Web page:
Sunday, November 9, 2014

Self Critic, A Powerful Enemy

This blog post is a long time coming – I’m about a month and a half late on it.  It’s a catch-up post and it’ll also go through the process between ‘Self Critic’ which, I think, marks a fairly big step in my illustration process. 

Self-doubt is a struggle I (we) constantly have to deal with.  Thoughts like “There are so many illustrators better than you”, “Face it, your writing isn’t good”, “If you were great, something would’ve happened already,” pop up constantly before I start something, in the middle of working on something and right before I finish something.  Sometimes it stops me.  Sometimes I give up. 

But other days, I tell myself to shut up and keep at it anyway.  That’s when the critic comes in.  He’s the one that really makes me question what I do.  The one that tells me my anatomy is off.  My color choice is wrong.  My lines are ugly.  My dialogue is not believable.  My story isn’t interesting. My plot point goes nowhere.  You have no style.  You’ve lost your voice. 

It’s really hard to stop listening to myself.    

It was this past Summer when I was hardest on myself and this self-critic was seeping through all aspects of my life and affecting me negatively.  I was (undeservedly) hating my job, scared whether I was moving forward, and I was worried about literally moving.  I had set a personal goal to move out of my parents place and into New York City by age 25, which was (is) coming up in January. 

But, as always, I kept going, with much less confidence as I was before.  I’ve talked about how little steps on a consistent basis is a great way to keep moving forward but at that point, even that way of continuing was in question.  I wondered if I was taking the wrong steps, moving sideways rather than forward or, even worse, taking steps back without knowing.  I questioned my decisions, my efficiency, my career choices.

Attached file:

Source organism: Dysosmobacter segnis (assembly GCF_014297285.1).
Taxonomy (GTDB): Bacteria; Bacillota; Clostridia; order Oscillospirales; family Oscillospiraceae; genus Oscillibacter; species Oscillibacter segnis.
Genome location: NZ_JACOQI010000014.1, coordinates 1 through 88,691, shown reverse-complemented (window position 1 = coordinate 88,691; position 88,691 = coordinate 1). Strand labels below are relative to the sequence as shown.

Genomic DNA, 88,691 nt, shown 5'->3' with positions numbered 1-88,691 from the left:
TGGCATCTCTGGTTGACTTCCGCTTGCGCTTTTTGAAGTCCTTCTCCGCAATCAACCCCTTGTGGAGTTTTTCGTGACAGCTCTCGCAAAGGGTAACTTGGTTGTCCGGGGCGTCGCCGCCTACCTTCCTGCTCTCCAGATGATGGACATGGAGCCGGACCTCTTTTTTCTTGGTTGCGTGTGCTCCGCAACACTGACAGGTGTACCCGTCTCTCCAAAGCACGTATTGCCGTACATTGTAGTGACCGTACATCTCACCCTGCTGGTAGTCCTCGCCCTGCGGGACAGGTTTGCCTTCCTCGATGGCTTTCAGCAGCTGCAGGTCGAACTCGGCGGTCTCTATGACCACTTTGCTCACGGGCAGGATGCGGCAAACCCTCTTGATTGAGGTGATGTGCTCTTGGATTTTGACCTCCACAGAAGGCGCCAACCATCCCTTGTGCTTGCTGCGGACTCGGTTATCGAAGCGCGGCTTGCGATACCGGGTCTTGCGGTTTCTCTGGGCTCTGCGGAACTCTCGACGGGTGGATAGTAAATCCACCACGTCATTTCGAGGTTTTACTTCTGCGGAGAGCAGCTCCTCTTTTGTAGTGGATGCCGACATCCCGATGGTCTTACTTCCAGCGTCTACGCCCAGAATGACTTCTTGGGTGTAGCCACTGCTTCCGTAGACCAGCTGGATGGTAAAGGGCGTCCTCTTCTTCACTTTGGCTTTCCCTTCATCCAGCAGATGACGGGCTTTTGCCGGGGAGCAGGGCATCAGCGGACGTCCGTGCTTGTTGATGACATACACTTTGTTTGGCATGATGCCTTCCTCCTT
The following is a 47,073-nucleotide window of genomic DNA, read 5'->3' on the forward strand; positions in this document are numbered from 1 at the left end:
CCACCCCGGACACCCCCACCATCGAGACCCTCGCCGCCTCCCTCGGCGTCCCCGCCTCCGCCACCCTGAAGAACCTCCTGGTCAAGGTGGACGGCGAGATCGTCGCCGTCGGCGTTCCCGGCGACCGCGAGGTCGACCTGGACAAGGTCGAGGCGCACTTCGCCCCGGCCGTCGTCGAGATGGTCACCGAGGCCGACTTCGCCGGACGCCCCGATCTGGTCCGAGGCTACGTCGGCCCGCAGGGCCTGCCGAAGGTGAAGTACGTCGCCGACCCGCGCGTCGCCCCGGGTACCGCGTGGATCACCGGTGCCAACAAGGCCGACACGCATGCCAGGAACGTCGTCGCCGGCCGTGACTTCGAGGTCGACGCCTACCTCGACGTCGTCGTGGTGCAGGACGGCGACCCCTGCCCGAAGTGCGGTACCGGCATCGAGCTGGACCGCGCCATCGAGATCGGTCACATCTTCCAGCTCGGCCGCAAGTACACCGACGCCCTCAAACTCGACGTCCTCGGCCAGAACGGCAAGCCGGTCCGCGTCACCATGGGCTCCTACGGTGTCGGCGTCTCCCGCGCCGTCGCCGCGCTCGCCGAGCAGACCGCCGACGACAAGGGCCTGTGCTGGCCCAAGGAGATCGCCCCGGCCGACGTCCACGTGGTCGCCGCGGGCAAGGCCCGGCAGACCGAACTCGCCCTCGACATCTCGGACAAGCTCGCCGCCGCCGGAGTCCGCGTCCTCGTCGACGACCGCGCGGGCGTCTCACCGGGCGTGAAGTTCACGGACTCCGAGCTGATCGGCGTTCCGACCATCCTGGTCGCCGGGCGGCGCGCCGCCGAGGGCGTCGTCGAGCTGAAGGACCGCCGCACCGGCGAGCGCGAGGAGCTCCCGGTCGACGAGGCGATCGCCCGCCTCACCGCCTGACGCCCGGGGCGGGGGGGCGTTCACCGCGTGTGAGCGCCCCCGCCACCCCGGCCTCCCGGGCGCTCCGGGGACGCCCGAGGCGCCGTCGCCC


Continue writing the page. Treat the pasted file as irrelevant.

Again, I didn’t stop. 

I focused on the one big thing that was nagging me – my move to New York.  As usual, I compartmentalized whatever I wanted into actions I could take.  I started looking for apartments. 

I looked at many apartments and the process felt strangely like a job search - I felt like I needed to impress people and was generally unprepared for the competition.  It should be no surprise but at all points in time, people are looking to move to New York.  At one of my lower points, my self critic instilled fear in me and having found a great apartment with willing roommates, I stopped myself.  I questioned if I could really move, if I really wanted to.  I lost the apartment due to fear.

That’s the problem with your self critic.  It can be helpful, nudge you in the right directions.  But sometimes it can be paralyzing, stopping you completely and throwing you in a deep, slippery crevasse where your own critiques pull you deeper.

After some time, I did find an apartment.  A great one in fact.  Concurrently, my job promoted me to full-time, a change I wasn’t sure how to take.  Again, my self critic told me that I’d have less time for the things I truly wanted.  I questioned my happiness and wondered if I was just becoming comfortably pointless in my own life.